After a day in Reykjavik, we began a 12-day, criss-cross exploration of Iceland via super truck.
About an hour from Reykjavik we stopped to photograph the first of many waterfalls we visited in Iceland. “Foss” is the Icelandic word for waterfall and while Urriðafoss (Trout Falls) is not very high (6 meters), it flows the highest volume of water of all the waterfalls in Iceland. All that falling water produces a lot of mist and we learned the hard way that it doesn’t take much of a breeze to deposit some of that mist on a camera lens! We quickly realized that if you’re photographing waterfalls in Iceland, it’s a good idea to keep a lens cloth handy.
We spent the rest of the day exploring Þórsmörk (Thórsmörk) Nature Reserve, located about 160 km east of Reykjavik. The last 30 km into Thórsmörk is a winding 4×4 track with about 20 unbridged river and stream crossings.
Our first stop in Thórsmörk was at Gígjökull, a glacial tongue off the Eyjafjallajökull ice cap. Eyjafjallajökull erupted three times in 2010, disrupting air travel for several days that April (when we were in England for spring break).
Thórsmörk is one of the most popular hiking areas in Iceland. At our second stop, we hiked an easy trail to the top of Valahnúkur. At 458 metres above the sea level, the peak offers a 360° view of Þórsmörk including the Eyjafjallajökull glacier with the river Króssá in the valley below. There are several interconnected trails here. We opted for a loop that took us past a Singing Cave (Sönghellir) and a backcountry campground before returning to the trailhead at Húsadalur. Our total hiking distance was about 5 km.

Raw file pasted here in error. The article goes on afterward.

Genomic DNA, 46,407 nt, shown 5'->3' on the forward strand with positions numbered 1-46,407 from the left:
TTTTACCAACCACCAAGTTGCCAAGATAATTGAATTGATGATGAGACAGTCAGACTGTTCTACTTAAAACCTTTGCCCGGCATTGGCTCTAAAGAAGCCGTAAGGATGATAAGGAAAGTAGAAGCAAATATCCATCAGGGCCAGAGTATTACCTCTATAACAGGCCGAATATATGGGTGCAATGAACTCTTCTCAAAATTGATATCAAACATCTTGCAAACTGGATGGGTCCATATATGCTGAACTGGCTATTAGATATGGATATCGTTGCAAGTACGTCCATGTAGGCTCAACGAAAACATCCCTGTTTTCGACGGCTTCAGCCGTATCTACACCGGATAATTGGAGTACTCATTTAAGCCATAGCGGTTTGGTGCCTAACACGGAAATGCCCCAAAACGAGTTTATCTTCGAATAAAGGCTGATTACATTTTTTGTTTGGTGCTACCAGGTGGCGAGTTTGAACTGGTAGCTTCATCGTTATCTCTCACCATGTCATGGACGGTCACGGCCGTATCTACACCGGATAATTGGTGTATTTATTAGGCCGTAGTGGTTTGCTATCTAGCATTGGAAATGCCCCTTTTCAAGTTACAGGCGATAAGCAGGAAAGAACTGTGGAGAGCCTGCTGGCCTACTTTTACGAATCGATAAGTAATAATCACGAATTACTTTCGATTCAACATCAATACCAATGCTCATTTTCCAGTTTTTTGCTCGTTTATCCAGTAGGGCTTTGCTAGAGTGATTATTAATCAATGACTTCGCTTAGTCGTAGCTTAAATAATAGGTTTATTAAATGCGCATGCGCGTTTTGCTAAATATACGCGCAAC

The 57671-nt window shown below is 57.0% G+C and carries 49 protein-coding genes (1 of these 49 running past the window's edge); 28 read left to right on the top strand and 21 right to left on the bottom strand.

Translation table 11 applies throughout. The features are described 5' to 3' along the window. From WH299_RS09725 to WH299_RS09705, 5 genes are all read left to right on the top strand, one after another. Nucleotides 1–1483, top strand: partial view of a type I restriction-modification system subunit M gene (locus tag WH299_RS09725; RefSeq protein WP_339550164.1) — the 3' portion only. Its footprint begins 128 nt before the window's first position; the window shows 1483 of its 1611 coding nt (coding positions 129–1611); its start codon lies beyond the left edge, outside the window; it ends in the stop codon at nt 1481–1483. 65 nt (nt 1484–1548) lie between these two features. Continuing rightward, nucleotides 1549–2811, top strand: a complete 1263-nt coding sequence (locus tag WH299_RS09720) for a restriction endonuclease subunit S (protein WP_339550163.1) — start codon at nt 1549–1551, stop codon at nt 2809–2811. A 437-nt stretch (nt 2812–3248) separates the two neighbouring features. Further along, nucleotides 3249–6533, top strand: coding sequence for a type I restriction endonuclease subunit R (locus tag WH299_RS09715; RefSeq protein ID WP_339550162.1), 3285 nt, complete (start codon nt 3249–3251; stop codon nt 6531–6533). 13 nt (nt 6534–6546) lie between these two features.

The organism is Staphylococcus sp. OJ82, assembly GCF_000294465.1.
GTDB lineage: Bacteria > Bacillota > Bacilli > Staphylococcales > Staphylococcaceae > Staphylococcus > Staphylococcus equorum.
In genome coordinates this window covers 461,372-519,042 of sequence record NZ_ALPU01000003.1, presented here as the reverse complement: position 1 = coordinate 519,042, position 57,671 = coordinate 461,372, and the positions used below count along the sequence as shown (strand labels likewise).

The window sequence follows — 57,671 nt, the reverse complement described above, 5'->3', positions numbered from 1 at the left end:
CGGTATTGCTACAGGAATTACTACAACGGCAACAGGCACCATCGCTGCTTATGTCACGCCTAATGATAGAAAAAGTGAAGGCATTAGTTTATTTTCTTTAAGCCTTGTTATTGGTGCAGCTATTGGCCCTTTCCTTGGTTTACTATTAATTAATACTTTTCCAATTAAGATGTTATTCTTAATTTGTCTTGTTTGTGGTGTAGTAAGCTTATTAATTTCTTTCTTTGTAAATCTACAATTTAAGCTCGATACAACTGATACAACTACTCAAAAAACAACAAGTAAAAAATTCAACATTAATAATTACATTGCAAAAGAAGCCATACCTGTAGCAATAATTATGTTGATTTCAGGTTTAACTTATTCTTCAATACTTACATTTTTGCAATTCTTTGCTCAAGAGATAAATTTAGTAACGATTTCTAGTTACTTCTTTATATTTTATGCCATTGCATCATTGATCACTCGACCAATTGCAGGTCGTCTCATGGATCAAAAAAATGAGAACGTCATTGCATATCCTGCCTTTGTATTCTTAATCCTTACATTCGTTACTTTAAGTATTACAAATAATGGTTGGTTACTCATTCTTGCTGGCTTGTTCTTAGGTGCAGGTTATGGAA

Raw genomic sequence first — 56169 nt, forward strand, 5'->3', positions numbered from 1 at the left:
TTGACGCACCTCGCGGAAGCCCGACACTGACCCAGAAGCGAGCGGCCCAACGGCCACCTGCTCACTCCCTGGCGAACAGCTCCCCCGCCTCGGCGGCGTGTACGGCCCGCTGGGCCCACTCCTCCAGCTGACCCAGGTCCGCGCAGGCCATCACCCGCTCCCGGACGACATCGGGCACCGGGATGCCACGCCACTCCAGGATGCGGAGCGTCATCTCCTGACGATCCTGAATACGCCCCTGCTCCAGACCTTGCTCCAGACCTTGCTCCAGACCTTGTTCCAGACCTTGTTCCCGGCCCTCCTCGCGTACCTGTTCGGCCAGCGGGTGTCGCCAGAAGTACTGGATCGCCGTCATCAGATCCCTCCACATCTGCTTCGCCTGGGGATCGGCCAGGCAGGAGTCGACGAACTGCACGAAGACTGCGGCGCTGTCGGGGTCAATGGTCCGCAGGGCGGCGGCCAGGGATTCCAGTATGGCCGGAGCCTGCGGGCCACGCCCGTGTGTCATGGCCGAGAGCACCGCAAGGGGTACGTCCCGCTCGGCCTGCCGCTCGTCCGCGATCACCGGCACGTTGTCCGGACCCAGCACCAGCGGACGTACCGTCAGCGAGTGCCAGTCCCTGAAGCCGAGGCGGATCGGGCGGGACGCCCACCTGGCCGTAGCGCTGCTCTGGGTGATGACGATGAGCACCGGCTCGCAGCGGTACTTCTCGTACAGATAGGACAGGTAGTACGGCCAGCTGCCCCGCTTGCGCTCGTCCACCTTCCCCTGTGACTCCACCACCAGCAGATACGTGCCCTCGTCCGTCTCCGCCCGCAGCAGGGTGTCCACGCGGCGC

Our penultimate stop in Thórsmörk was another hike at Stakkholtsgjá canyon. The 100 meter tall canyon walls converged to a narrow slot where a waterfall tumbled down. Measuring just under 3 km (return), we spent almost as much time photographing the waterfall as we did walking the trail.
Our last stop in Thórsmörk was a fun one for K, who got to take the wheel of the super truck for one of the river crossings. The smile says it all!
Just before we reached the ring road we made our final stop of the day, at the 60 meter tall Seljalandsfoss. We opted not to walk behind the waterfall, because it was raining steadily and fairly crowded. Next time we’re in Iceland, we’d like to visit Seljalandsfoss and the nearby Gljufrabui waterfall, preferably very early one morning.